When we arrived at the car, both of us were ready to go on another adventure but we weren't sure what to do next. The original plan was to go to Zion and then travel to the Grand Canyon and try to do the slot canyons in southern Utah/northern Arizona. Places such as Spooky Gulch, or Zebra Canyon, or even Buckskin Gulch. That is the problem, is that we had five days that we were trying to figure out what to do. There are so many natural beauties of the area that it is difficult. Adding to the problem was that many of these require a permit that usually have months in line waiting that we did not have the luxury of when my sister finally decided to come to the trip. With that, we decided that we would try Cedar Bluffs and there was another park pretty close by, called Bryce Canyon. When we were at the Grand Canyon, we learned that there are a few national parks in the Colorado Plateau that are known for their geological structures and heights. The highest point is Capital Reef/Bryce Canyon, then the Grand Staircase/Escalante steps down into the Grand Canyon elevation. I thought it would be a coo idea if we would go to these parks to see the different geological features. Granted, I knew nothing about where they were located in relationship to get back to Flagstaff, this just sounded like a cool few day adventure. My sister, not really understanding how big of a driving commitment that this would be agreed and off we went.

The scenic highway from Cedar City to Cedar Bluffs is one that goes basically straight up the mountain. The elevation change was so swift that within minutes of leaving Cedar City, we were in almost knee deep snows on the side of the road. I think with more preparation that we would have realized that the almost fifty-mile drive between Cedar City and Cedar Bluffs up a mountain was a bit much, but because we were improvising, distance was not a concern.

The GPS gave us that final warning, fifty feet to turn, and the sign for Cedar Bluffs was right there beckoning us to come into the park. We turned and in less than a quarter of a mile, tragedy struck. The park was still closed for winter, yet the only warning that we had was the gate being closed and the message: CLOSED FOR SEASON, written on it. Ugh, sometimes even the best improvisers get things wrong.

Looking at the map, we were already halfway to Bryce Canyon, why not continue on our journey and try to camp there for the evening. The drive up and down the mountain was at times too much. The scenic road was nothing but sharp drop offs ready for the driver to not pay attention and fall to their deaths. Or at least that was what was going on in my head. We arrived at Bryce Canyon in the late afternoon and both of us were road weary. It was close to a four-hour journey and we had already done six-miles round trip in hikes. Needless to say we were both pretty beat and went in search of. Campsite. We found one at a local campground right outside of the national park and decided that we would go back after dinner to see a ranger led night program.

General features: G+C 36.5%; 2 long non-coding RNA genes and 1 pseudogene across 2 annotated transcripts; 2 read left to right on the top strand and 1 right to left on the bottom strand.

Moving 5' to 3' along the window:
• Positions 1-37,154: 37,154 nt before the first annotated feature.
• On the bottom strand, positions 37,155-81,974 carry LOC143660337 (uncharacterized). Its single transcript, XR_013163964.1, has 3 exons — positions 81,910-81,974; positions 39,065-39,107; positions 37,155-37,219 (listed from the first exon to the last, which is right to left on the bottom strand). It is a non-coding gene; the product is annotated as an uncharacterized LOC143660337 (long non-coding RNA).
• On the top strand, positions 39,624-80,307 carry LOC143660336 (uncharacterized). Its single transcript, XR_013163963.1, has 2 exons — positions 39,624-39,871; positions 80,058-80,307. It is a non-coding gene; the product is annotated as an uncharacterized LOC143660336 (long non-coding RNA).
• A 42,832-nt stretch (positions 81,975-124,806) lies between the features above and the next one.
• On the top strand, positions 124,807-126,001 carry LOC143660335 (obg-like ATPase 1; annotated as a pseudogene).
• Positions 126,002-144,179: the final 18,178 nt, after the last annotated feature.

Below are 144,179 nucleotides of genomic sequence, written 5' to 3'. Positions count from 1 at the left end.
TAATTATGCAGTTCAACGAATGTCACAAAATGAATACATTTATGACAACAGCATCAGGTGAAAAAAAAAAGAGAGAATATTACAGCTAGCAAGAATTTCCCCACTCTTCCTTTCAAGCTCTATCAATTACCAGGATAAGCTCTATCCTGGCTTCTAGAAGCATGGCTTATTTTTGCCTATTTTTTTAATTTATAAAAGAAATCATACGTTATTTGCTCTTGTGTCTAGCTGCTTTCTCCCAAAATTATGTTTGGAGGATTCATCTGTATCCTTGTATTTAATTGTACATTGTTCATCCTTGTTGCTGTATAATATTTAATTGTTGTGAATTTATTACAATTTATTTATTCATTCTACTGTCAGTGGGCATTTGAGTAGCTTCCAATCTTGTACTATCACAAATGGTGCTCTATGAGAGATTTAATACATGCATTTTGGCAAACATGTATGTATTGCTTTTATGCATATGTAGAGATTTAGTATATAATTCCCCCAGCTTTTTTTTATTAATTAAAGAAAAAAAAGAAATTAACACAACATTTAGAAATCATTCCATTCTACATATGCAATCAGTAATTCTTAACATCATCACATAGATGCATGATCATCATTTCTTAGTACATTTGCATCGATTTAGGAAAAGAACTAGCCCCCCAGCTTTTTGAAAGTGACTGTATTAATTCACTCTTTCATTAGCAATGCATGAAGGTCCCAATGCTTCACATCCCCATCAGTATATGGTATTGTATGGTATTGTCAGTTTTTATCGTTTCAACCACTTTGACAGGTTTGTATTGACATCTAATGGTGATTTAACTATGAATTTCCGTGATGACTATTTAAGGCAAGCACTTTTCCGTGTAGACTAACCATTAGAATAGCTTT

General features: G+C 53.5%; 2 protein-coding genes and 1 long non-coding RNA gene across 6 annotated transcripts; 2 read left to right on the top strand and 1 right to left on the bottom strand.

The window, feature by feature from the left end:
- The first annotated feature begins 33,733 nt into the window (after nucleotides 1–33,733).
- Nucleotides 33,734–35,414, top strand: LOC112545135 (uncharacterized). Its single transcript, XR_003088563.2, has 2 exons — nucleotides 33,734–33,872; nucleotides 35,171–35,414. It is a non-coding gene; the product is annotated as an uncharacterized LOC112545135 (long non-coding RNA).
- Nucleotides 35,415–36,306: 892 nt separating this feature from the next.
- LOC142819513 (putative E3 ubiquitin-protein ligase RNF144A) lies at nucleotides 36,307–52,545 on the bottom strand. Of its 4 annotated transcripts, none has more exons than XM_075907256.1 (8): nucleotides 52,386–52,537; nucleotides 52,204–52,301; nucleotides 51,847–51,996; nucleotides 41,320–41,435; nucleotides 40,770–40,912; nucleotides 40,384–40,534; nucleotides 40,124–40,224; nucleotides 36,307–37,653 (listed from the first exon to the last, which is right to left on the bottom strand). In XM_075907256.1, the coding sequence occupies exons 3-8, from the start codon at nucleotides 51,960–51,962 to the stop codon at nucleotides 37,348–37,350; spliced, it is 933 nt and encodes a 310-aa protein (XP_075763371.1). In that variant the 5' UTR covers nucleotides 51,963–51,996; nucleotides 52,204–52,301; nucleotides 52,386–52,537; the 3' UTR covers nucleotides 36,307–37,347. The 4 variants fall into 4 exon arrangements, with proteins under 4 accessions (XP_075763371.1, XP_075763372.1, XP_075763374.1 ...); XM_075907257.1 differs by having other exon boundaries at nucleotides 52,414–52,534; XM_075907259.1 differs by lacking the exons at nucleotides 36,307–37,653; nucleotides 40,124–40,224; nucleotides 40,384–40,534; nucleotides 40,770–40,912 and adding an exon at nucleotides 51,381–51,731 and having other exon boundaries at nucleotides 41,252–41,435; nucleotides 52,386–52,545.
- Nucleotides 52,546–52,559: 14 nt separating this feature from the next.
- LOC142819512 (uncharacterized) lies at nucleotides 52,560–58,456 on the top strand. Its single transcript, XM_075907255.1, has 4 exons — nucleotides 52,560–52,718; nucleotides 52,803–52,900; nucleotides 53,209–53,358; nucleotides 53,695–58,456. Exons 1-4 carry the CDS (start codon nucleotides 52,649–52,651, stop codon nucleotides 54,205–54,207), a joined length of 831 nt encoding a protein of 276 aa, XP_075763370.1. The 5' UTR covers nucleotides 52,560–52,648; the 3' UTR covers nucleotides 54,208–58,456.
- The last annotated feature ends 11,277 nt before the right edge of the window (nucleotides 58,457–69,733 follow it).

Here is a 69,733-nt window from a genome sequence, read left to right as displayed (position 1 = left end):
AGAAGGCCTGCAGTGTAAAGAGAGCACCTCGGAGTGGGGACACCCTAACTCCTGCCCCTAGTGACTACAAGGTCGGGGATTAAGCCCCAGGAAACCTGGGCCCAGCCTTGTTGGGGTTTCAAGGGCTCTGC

Returning to the park, there was a small herd of deer standing on the side of the road, where many visitors were lined up to see these animals. While I understand the fascination of seeing wild animals, these are deer. They are overpopulating the North American continent and they are a nuance almost anywhere you go. Back in Tennessee, people stop and do the exact same thing, so this is a universal. I could understand if this was a bear, a moose, a buffalo, yet these are animals that are almost at epidemic proportions in the United States. After getting around the traffic jam, we went to see the astronomy program. This was interesting, mostly because of the heavy discussion of individual astronomers and their contributions. After the program (and having the ranger sign my junior ranger book), we returned to the tent built a small fire and went to bed.

The next day we went back to Bryce Canyon, ready to see what the park had to offer. I had heard that the Sunset Point trail was one of the most beautiful trails in the park, that stretches over the rim of the park for a few miles and to try to get there early to see the sunrise over these peaks. We arrived much later than sunrise, but were still in aw of the geological formations. The points that are standing are known as Hoodoos, and this is what the park is known for is their collection of hoodoos. We walked the rim trail and then turned down the Queen's Garden to descend lower in elevation and watch these hoodoos climb skyward. It was a really cool feeling to see this start to take on the almost castle like formations all around us. Some of my favorite pictures are of the hoodoos in the distance.

After Bryce, the plan was to go to the Grand Staircase and see what we could find there, before turning southward to Flagstaff. The four-hour drive to the Grand Staircase was littered with small towns that were mostly devoid of people. The hard road between the different parks in the spring, would only be compounded in the winter and made even more treacherous. I can see why there wouldn't be as many people here in rural southeastern Utah.